Woke up feeling like my brain was going to explode.
SO much I still want to do. The list doesn’t get smaller as every time I cross something off, I find something else to add!
However, I feel now I have found some clarity about what I ultimately want from this trip. To immerse myself solely in Louise Bourgeois’ life and work. Maybe I had got a little distracted by the bright lights of Manhattan and the vast number of galleries and exhibitions.
That’s not to say I won’t visit anything else, but I’m never happier than when I’m with her work.
I went back to MoMA today, after brunch with colleagues who are playing in a Broadway show. I introduced one of them to Louise’s work.
One of the main reasons for being here is to really study.
Due to my college days not going quite to plan (my teacher seemed only interested in his sex life, thankfully I was not on the hit list, but this appeared to make me pretty much invisible, not a feast for one’s self-esteem), I never felt I really studied anything.
I am thankful I left being able to play the violin, but it wasn’t due to the establishment.
So to be here actually learning, retaining (or attempting to), absorbing, listening, looking, thinking and understanding, is so big, it’s hard to get my head around it.
The more time I spend with LB’s work, the more I read about her life and the history behind the works, the more I feel I can interpret what would otherwise have been pretty much a mystery to me.
Introducing the work and explaining the reasoning and history behind the work to someone else, was pretty special to me.
I was taking in the exhibition for the second time (now with the audio guide).
I was particularly drawn to this set of pictures called The Sky’s the Limit (1989-2003).
The original prints were made in 1989.
Initially black and white, on returning to them in 2003 she added hand editions in watercolour, gouache, and pencil. LB said the colours represented different moods, consequently, each edition represented just one moment in time, and even when they were finished they said ‘different things at different times’.
The tall tower in these works depicts ‘soaring ambition’, the small house beside is reality. She was plagued by the demon of ambition for all the years she was ignored as an artist.
I don’t, for a second, think that I am the only one who can relate to this.
Untitled (The Wedges) was made back in 1950.
The similarity with The Sky’s the Limit is plain, making this a great example of a technique Louise often used – reusing and redeveloping old ideas. She had pretty much a lifetime’s work (by most people’s standards) by the time she came to public attention, so her assistant Jerry Gorovoy (a very prominent figure in her life, who I hope I will come back to at some stage) would show her work he’d found in the back of a cupboard, and she would run with a new idea, inspired by the old work.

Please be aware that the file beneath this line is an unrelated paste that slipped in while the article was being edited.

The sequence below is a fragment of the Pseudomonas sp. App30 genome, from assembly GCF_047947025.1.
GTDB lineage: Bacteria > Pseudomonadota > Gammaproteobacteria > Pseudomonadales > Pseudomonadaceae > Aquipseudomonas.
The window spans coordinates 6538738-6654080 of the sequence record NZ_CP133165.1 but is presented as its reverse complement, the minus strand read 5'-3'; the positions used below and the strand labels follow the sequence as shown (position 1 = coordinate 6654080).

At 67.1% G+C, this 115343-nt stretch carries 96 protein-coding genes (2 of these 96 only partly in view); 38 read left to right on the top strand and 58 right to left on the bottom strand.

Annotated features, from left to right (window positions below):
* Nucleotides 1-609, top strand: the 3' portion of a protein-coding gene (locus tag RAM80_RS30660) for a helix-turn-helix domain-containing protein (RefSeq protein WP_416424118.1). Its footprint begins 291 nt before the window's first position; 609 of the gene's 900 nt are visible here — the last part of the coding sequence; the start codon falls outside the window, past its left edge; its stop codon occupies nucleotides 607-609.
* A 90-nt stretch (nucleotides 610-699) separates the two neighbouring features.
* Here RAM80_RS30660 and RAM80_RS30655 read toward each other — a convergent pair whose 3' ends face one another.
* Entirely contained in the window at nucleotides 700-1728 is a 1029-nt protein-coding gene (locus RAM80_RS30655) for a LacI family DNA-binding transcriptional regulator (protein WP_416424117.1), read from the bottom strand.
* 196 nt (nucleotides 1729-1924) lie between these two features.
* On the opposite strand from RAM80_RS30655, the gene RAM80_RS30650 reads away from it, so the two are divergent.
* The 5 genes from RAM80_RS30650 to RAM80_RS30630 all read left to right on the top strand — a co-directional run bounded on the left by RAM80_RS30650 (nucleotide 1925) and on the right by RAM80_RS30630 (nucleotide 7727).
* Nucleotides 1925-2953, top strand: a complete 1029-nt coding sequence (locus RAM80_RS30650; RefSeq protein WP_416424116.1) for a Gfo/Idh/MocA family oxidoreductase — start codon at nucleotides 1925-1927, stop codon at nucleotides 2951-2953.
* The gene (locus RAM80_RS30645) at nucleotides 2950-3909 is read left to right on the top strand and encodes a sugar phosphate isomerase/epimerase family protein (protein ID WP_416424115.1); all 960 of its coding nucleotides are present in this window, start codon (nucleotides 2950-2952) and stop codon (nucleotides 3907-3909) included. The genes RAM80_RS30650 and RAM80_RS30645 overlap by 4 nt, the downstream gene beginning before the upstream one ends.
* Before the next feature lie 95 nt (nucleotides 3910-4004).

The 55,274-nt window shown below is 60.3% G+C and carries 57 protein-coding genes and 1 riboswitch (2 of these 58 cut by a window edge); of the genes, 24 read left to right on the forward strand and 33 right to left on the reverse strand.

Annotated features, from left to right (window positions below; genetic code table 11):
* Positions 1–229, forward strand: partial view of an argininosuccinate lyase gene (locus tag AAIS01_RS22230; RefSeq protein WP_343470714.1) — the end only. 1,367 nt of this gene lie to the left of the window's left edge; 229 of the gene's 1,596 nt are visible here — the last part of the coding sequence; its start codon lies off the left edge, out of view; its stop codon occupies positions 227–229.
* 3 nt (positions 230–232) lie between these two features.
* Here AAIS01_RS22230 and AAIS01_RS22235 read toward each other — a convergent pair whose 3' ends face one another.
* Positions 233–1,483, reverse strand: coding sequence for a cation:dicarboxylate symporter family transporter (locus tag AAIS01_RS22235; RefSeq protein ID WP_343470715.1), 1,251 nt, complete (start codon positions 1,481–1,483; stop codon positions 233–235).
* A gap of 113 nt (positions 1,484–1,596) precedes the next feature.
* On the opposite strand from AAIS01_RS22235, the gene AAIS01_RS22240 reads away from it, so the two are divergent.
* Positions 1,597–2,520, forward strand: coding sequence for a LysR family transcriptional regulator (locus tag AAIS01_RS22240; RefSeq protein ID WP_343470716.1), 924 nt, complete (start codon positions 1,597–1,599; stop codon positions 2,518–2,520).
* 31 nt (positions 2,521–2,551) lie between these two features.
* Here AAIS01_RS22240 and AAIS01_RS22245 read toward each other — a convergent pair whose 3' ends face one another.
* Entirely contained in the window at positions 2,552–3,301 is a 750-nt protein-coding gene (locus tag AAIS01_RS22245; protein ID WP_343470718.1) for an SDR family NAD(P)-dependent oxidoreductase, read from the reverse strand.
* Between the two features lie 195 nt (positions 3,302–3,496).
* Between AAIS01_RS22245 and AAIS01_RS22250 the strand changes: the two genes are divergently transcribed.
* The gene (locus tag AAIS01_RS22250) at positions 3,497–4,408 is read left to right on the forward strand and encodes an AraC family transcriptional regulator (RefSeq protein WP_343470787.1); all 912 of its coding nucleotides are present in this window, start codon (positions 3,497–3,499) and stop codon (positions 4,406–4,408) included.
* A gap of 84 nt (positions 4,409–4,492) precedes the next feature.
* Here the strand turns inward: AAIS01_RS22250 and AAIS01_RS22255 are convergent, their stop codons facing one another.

Another piece I’d love to share with you is the puritan.
I feel an affinity with Louise Bourgeois in her intentional omission of capital letters, something I used to do (long before I knew she did it).
Back in 2014, when I was struggling with life, I would purposefully only use lower case letters when writing or texting. An expression of not being ‘worthy’ of upper case, a small means of expressing what was going on inside my head.
Bourgeois wrote the text for the puritan (she was also a prolific writer) in 1947, after developing a serious crush on Alfred Barr, the Director of MoMA.
It is a story of unrequited love.
He was a father figure (interesting in view of her adoration of her own father from whom she suffered a lifetime of torment and abuse), and he showed interest and belief in her work, purchasing Sleeping Figure in 1950 for MoMA’s permanent collection (after calling in on the final day of her exhibition, on the recommendation of Matisse and Duchamp).
the puritan, a book, was completed in 1990 and is most notable for its use of strict geometry. For Louise, while the text was emotional, expressing things that no doubt caused her anguish, she says “Geometry was a tool to understanding […] it was a pleasure […] there was order”. By using a very strict and inflexible means of illustration, she was able to express her feelings without being overwhelmed by them. She says that geometry is a “symbol of stability and predictability, which my father didn’t give me”.
This is the only photo I have of it, but please do follow this link and have a look/read.
Manhattan has many small, hidden, expensive art galleries, and the Centre for Italian Modern Art is no exception. They include the work of another artist in each of their main exhibitions, and on this occasion, their exhibition of works by Alberto Savinio (1891-1952) is accompanied by works by Louise Bourgeois, with whom he shares the profound influence of family on their creative output.
The day ended with a visit to a very lovely hair salon to get my undercut trimmed (complete with a really fascinating chat with the young guy who did it) and tea at Vanessa’s Dumpling House – totally not on my diet, but when they are only $1.50 for four delicious morsels, and I was just around the corner, it would be rude not to!